I was responsible for recruiting women for the work, in the face of a good deal of opposition, I may say, from the powers that be. In my view, women were very much better than men for the work. Women, as you must know, have a far greater capacity for cool and lonely courage than men. Men usually want a mate with them. Men don’t work alone, their lives tend to be always in company with other men. There was opposition from most quarters until it went up to Churchill, whom I had met before the war. He growled at me, “What are you doing?” I told him and he said, “I see you are using women to do this,” and I said, “Yes, don’t you think it is a very sensible thing to do?” and he said, “Yes, good luck to you.” That was my authority!” (interview with the Imperial War Museum)
Jepson usually interviewed potential recruits two or three times. But in Noor’s case there was something so sincere about her that it only took one meeting. After he offered her the job, she replied by letter to confirm her acceptance. Although she had real concerns about leaving her family (with whom she was always immensely close), and despite the fact she was very much in love and had recently become engaged, she had come to an important life decision:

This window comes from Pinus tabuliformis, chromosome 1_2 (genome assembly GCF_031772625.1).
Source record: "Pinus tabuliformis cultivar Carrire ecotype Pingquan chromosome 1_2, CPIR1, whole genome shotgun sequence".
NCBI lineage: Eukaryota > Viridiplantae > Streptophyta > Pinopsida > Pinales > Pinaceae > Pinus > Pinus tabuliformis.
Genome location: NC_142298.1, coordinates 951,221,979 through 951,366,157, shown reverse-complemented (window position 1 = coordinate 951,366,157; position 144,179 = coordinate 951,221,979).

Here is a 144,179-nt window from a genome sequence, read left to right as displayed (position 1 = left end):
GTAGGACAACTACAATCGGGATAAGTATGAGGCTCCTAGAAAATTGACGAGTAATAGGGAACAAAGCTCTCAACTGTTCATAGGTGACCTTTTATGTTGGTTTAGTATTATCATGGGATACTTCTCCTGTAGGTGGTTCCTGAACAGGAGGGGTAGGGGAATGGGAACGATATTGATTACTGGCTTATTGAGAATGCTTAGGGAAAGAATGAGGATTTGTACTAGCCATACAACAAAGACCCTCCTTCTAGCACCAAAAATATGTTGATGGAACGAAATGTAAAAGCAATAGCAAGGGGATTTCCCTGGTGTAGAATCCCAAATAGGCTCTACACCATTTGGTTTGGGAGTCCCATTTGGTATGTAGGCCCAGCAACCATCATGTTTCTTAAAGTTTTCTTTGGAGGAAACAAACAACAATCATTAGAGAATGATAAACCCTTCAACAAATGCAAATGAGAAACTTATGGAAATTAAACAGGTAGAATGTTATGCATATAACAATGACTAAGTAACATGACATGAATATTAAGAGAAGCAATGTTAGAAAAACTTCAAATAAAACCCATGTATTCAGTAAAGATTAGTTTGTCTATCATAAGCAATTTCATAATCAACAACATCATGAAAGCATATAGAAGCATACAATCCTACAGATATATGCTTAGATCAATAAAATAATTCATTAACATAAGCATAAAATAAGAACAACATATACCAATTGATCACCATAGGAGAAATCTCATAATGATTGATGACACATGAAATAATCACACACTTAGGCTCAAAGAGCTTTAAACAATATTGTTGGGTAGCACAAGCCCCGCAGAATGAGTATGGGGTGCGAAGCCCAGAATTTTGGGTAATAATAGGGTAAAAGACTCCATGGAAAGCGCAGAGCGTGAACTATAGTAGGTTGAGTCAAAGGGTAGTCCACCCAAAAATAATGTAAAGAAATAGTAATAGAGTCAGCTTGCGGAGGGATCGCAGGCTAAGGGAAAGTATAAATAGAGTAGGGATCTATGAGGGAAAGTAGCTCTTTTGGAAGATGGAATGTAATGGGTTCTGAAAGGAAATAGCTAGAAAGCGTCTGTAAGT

I realise how petty our family ties are when something in the way of winning this war is at stake. I shall therefore accept gratefully the privilege of carrying out the work you suggested.
Behind the scenes, the reason for SOE’s interest in Noor was the dire shortage of covert radio operators in occupied France. Each SOE/Resistance network comprised an organiser, a courier, and a radio operator to send the messages back to London. Because the radio operators had to keep the large radios with them, they were especially vulnerable, and the Gestapo was keenly aware that capturing the radio operator neutralised the entire cell. As a result, the average life expectancy of an SOE radio operator in France was six weeks.